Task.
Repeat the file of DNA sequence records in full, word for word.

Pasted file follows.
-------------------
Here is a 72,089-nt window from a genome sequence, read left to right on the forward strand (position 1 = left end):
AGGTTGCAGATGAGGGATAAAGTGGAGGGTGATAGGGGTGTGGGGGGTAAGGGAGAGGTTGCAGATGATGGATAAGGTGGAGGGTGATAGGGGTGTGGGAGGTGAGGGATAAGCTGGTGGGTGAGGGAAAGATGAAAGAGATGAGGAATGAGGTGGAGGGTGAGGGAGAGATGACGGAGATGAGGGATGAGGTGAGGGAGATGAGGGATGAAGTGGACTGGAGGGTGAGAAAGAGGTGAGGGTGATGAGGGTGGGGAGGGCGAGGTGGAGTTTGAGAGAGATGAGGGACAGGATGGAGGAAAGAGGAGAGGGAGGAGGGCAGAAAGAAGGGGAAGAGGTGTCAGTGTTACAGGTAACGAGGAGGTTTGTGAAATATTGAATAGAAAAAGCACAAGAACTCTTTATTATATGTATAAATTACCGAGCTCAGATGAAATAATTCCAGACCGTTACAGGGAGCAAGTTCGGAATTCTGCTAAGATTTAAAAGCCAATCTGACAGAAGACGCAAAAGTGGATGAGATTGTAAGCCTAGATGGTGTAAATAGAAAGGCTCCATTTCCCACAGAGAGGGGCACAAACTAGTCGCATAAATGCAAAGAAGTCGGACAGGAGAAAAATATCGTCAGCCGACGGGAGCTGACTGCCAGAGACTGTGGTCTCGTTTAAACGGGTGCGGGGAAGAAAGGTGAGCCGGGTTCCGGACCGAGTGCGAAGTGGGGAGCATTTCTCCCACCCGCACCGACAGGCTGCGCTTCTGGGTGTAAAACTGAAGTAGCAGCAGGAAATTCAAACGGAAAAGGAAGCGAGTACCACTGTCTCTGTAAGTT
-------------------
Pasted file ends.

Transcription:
Here is a 72,089-nt window from a genome sequence, read left to right on the forward strand (position 1 = left end):
AGGTTGCAGATGAGGGATAAAGTGGAGGGTGATAGGGGTGTGGGGGGTAAGGGAGAGGTTGCAGATGATGGATAAGGTGGAGGGTGATAGGGGTGTGGGAGGTGAGGGATAAGCTGGTGGGTGAGGGAAAGATGAAAGAGATGAGGAATGAGGTGGAGGGTGAGGGAGAGATGACGGAGATGAGGGATGAGGTGAGGGAGATGAGGGATGAAGTGGACTGGAGGGTGAGAAAGAGGTGAGGGTGATGAGGGTGGGGAGGGCGAGGTGGAGTTTGAGAGAGATGAGGGACAGGATGGAGGAAAGAGGAGAGGGAGGAGGGCAGAAAGAAGGGGAAGAGGTGTCAGTGTTACAGGTAACGAGGAGGTTTGTGAAATATTGAATAGAAAAAGCACAAGAACTCTTTATTATATGTATAAATTACCGAGCTCAGATGAAATAATTCCAGACCGTTACAGGGAGCAAGTTCGGAATTCTGCTAAGATTTAAAAGCCAATCTGACAGAAGACGCAAAAGTGGATGAGATTGTAAGCCTAGATGGTGTAAATAGAAAGGCTCCATTTCCCACAGAGAGGGGCACAAACTAGTCGCATAAATGCAAAGAAGTCGGACAGGAGAAAAATATCGTCAGCCGACGGGAGCTGACTGCCAGAGACTGTGGTCTCGTTTAAACGGGTGCGGGGAAGAAAGGTGAGCCGGGTTCCGGACCGAGTGCGAAGTGGGGAGCATTTCTCCCACCCGCACCGACAGGCTGCGCTTCTGGGTGTAAAACTGAAGTAGCAGCAGGAAATTCAAACGGAAAAGGAAGCGAGTACCACTGTCTCTGTAAGTT